LeBron James' departure could mean trouble for Cleveland's economy

By Meghan Barr
Monday, July 5, 2010; A10

CLEVELAND -- Before LeBron James, there were thousands of empty seats for most Cleveland Cavaliers games, and downtown was silent after dark. With him, every game is a sellout, and nearby bars and restaurants bustle.

As they face the possibility of losing the free-agent NBA superstar, residents wonder if the man they call King James might take a little of this struggling city's economy with him.

"The kingdom lies where the king resides," said Nick Kostis, owner of a restaurant and comedy club on East Fourth Street, a pedestrian-only district near the Cavaliers' arena that began to take off in the early 2000s.

James has been with Cleveland since he was drafted in 2003 but now is at the center of a high-profile pursuit by several NBA teams. The Cavs can offer him a longer and more lucrative contract under league rules, but other teams are trying to convince him that they are his ticket to the championships that have so far eluded him.

James has helped inject untold millions into Cleveland's economy. His team, which had an average home attendance of about 11,500 the year before he joined, sold out every game in its 20,000-seat arena last season. Having arguably the NBA's biggest star also has meant more television revenue and more jersey sales for the Cavs, and a higher profile for their often-maligned city.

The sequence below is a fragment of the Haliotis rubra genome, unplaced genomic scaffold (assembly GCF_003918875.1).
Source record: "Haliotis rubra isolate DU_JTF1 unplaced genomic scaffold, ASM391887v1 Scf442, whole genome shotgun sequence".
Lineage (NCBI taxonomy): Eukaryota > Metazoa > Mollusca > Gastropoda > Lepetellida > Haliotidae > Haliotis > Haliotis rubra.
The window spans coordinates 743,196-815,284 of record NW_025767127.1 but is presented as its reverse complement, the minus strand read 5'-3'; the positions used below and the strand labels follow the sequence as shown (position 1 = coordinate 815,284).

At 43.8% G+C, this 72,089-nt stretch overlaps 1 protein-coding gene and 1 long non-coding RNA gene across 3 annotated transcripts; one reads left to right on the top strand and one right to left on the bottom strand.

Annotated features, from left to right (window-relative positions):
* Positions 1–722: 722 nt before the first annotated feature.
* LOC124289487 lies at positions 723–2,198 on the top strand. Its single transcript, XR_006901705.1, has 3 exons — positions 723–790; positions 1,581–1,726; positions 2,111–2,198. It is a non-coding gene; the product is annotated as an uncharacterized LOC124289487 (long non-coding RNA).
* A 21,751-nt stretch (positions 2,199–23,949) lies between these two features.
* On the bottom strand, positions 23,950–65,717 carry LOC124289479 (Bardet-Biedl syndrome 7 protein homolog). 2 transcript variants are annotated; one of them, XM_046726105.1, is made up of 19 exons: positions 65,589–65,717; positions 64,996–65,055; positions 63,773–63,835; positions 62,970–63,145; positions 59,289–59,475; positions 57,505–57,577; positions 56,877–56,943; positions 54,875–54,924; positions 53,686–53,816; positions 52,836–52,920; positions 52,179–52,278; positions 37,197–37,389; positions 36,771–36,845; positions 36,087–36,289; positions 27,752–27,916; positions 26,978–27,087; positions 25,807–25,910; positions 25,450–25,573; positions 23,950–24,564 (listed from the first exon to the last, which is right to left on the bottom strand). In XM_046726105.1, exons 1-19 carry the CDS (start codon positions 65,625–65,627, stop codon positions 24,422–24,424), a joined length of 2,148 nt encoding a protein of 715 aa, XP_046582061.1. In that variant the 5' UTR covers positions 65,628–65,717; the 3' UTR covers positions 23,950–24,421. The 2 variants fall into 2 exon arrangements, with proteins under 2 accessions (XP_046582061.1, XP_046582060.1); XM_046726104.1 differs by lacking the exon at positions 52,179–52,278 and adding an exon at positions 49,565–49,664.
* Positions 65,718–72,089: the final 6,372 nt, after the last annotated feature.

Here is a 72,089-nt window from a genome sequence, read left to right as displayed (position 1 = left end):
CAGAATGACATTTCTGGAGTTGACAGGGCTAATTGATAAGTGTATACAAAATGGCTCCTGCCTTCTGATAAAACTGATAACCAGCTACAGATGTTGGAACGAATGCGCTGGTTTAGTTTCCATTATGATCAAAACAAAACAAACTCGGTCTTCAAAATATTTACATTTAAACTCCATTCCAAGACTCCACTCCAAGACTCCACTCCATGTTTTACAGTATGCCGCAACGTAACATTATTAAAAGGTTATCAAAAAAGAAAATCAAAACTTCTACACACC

"He has created another reason to come visit downtown," said Kostis, owner of Pickwick and Frolic. "He is, in fact, the greatest show on earth. And we love a great show." East Fourth Street, strung with twinkling lights, is packed with restaurants, coffee shops, bars and -- on most nights -- people. It has been a beam of hope for Cleveland's downtown, which goes mostly dark after the sun sets.

Kostis, affectionately known as the founding father of East Fourth, acknowledged that the loss of LeBron would be a blow but believes the area is strong enough to withstand it.

"We're not going to fold up our tents, obviously," he said.

While the presence of a global superstar would be a boon to any city, people here believe that recession-wracked Cleveland needs LeBron more than other hopeful cities trying to woo him away.

It's impossible to say exactly how much money the city might lose if James leaves, but Dave Gilbert, the sports commission's chief executive, said LeBron equals travel and tourism money.

Each home game during the regular season nets about $3.7 million, including ticket sales, souvenirs, food and hotel bookings, said Tamera Brown, vice president of marketing for Positively Cleveland, a convention and visitors bureau that promotes city tourism. Multiplied by 41 home games, that's more than $150 million.

Obviously, much of that will stay in town even if James leaves. How much depends largely on how well the Cavaliers perform, but Gilbert said LeBron has his own special fan base because of his two-time MVP status and because he grew up in nearby Akron.

"Having less of those fans certainly means less money being spent," Gilbert said.

-- Associated Press

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